“Nothing.” She smiled through her fingers. “Or rather no one.”

“Naughty woman.”

“I can be.” She giggled and stood to put the plates in the sink.

“You make it too easy.” Jackson got up and stopped in the doorway to the hall.

“I can play hard to get.” Valery’s sultry smile made him chuckle low in his throat.

“So can I.” He looked down then back up as she followed his gaze, her mouth opened as her tongue darted out to wet her lips.

It is easy to make conversation stiff and boring, so I steam it up with some heated banter. From simple flirting to outright suggestion getting the right chemistry is key. Finding the right balance is key, too much and someones going to come across as slutty or creepy. Too little and it might be missed. I make sure I know the characters and work within their parameters.

My advice about innuendo.
Find a good balance and don’t overdo it. Oh and it doesn’t have to lead to sex, they could be interrupted by drama or danger or it could be just plain old-fashioned flirting.


Other fun posts

Yes… no… maybe?

The joy of pretend world

Copyright © 2016 All rights reserved


It’s a personal thing

I learned something interesting recently. It is something I was already doing, however, now I have a better understanding of how to make it work for me. I’m talking about personal items. The things I keep around me reflect who I am and what I like. This goes for anyone and everyone including characters of a story.

Personalizing the space around a character can tell you a lot about a person in a very short time. It can give a person opportunity to exhibit a bit of personality. Things that are common but can be very personalized.

Personal things that can strongly suggest a personality or like/dislike
Keychains (Big opportunity here)
Clothes (Like a sports team or band concert shirt)
Tidy or untidy desktop
Scuffed shoes
Personalized pens
Nail polish/hair colour
Handheld electronic devices
Ringtones on cellphone
Computer desktop wallpaper

Not going over the top, I’ll have Cal interact with three different people.

Cal walked into the office stopping at Ralph’s desk. Cal was the new guy here and paying attention was paramount. Ralph nodded at him pointing at the obvious phone to his ear. Cal smiled and surveyed his desk. Ralph’s Mexico calendar had the days crossed off with a big circle on the twentieth. A stress ball and an Acapulco coffee mug sat among stacks of files. He set the receiver down.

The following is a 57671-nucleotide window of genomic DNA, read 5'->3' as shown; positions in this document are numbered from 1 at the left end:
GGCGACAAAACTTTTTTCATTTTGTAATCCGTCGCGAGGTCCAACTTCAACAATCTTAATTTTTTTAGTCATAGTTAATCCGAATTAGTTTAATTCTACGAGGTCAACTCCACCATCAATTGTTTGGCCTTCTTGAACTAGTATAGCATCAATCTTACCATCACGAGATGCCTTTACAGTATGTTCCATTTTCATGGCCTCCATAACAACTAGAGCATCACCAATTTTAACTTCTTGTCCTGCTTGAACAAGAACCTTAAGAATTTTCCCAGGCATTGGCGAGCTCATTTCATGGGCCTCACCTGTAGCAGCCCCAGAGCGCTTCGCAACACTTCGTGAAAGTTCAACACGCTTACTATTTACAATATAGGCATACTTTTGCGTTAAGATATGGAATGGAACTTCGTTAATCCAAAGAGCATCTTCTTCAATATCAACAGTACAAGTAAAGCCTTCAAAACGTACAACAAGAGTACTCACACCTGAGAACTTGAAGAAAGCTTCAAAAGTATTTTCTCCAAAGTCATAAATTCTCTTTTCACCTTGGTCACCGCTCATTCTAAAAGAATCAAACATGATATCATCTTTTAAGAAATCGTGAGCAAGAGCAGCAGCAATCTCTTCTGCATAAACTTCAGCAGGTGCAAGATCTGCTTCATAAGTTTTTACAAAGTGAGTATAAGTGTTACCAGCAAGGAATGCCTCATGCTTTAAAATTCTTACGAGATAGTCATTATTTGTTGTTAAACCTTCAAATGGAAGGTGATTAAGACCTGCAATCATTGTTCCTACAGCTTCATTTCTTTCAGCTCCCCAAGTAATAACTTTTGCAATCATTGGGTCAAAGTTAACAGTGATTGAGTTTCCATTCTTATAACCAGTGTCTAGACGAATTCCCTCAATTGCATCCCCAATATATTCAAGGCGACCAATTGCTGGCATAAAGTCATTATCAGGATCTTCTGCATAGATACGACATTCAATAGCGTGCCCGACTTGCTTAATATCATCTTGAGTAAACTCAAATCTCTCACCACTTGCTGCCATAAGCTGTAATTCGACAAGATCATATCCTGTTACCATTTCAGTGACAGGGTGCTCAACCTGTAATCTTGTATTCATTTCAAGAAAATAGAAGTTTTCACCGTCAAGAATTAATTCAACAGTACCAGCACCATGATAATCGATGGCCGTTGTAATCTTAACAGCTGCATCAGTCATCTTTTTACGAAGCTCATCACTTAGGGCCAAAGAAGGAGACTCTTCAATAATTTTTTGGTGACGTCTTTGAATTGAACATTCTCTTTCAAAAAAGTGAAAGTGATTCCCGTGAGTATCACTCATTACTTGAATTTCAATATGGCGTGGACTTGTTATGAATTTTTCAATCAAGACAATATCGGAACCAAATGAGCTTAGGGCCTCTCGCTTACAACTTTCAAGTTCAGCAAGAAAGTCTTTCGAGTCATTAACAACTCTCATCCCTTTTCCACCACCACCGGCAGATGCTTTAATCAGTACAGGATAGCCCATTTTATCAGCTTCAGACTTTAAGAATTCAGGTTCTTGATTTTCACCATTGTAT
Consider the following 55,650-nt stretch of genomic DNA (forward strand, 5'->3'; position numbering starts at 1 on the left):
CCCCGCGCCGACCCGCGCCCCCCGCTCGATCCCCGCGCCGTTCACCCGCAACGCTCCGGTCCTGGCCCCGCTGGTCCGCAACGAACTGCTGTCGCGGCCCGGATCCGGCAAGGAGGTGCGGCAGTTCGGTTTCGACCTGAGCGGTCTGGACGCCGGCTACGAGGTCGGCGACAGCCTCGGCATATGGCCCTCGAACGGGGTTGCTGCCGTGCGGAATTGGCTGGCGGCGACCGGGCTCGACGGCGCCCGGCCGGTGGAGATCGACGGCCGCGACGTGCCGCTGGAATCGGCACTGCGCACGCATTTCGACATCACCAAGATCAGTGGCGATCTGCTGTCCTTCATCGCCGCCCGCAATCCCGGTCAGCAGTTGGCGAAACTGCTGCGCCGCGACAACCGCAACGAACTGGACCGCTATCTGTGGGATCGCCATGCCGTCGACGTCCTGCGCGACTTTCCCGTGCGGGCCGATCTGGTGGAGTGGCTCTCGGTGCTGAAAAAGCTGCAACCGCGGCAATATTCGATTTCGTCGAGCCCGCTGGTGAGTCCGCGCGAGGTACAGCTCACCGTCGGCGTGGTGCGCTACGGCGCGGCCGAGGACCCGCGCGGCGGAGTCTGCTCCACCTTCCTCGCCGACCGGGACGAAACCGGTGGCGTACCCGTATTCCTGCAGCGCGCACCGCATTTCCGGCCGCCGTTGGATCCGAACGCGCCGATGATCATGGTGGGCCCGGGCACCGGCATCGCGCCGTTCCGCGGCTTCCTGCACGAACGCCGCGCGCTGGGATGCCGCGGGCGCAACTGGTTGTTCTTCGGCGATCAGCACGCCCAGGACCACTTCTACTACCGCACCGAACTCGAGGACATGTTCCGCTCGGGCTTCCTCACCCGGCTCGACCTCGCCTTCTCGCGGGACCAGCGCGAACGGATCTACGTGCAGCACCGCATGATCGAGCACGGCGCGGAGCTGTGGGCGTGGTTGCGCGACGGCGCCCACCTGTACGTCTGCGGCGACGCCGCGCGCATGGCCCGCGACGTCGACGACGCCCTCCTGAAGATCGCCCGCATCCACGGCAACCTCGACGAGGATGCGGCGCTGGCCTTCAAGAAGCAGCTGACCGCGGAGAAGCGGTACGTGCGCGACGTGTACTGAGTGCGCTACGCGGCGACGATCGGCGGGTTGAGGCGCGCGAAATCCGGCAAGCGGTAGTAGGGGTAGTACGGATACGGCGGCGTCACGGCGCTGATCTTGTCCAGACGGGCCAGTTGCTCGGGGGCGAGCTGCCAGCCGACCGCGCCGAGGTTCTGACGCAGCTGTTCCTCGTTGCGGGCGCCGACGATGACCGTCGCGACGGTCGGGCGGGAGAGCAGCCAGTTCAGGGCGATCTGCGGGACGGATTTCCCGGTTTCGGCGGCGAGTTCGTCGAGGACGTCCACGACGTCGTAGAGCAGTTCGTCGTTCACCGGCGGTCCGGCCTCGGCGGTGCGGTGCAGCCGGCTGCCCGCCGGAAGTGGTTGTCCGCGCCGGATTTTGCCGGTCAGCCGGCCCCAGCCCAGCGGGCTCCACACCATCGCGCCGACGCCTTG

“How can I help you? Detective Thorn.” Ralph said his name like a question.
Cal smiled sweetly at the tired man. They had met three times already, though his apathetic attitude spoke volumes.
“Two more weeks before you go scuba diving in Mexico Ralph, I’m envious. Do you have the evidence report on Cowen that was sent to the Judge for me?” 
He had it, the question was would he give it to him right away.
“It can’t come soon enough Detective.” Ralph rifled through the stacks on his desk. “Well soak it up and do nothing important, only fun. You deserve a little R and R.”
“Oh, I plan on it, Detective.” Ralph smiled handing him the file.
“Thanks, Ralph I appreciate how fast you got this for me.”
“No problem.”

Someone like Ralph is unhappy about work, tired and looks forward to his yearly jaunt to Acapulco enough that Cal’s small talk about his trip would go a long way. Now compared to someone with a clean and tidy personal memento free workspace.

Cal approached Nancy next knocking on her open door and waiting for her permission to enter. “Detective Thorn.” She nodded at him to sit as she straightened her keyboard and put her pen back in the holder. “To what do I owe this pleasure?”
“I got a call this morning that Baylor Cowen got out on bail.”
“Most unfortunate.” She laced her fingers placing her hands before her on the desktop. “The judge is not on our side it seems.”
“What is it going to take to get her under investigation? The evidence was solid.”
“So was your fist Detective. A black eye and a greased palm were enough to get him out.” She tutted once. “That being said I cannot fault you, I would have enjoyed seeing that man go down. If you want to look into the Judge and her decisions, I’ll see it approved. Have Nunez start combing the records.” Her curt nod was his dismissal and he stood and left. ‘No nonsense Nancy’ he had been warned on his first day at the precinct to be straight up with her about everything.